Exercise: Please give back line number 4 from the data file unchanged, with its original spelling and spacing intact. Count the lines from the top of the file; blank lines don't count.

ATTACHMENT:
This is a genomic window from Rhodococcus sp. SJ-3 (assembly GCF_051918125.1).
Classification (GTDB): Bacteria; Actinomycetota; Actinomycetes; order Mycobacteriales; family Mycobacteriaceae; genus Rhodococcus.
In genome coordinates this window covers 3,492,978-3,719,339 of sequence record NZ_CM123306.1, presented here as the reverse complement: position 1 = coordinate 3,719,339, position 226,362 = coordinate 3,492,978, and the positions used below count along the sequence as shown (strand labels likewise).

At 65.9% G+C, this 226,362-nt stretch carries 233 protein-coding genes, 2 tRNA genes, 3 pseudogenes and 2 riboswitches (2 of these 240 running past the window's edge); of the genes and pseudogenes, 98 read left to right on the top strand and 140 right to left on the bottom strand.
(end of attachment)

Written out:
At 65.9% G+C, this 226,362-nt stretch carries 233 protein-coding genes, 2 tRNA genes, 3 pseudogenes and 2 riboswitches (2 of these 240 running past the window's edge); of the genes and pseudogenes, 98 read left to right on the top strand and 140 right to left on the bottom strand.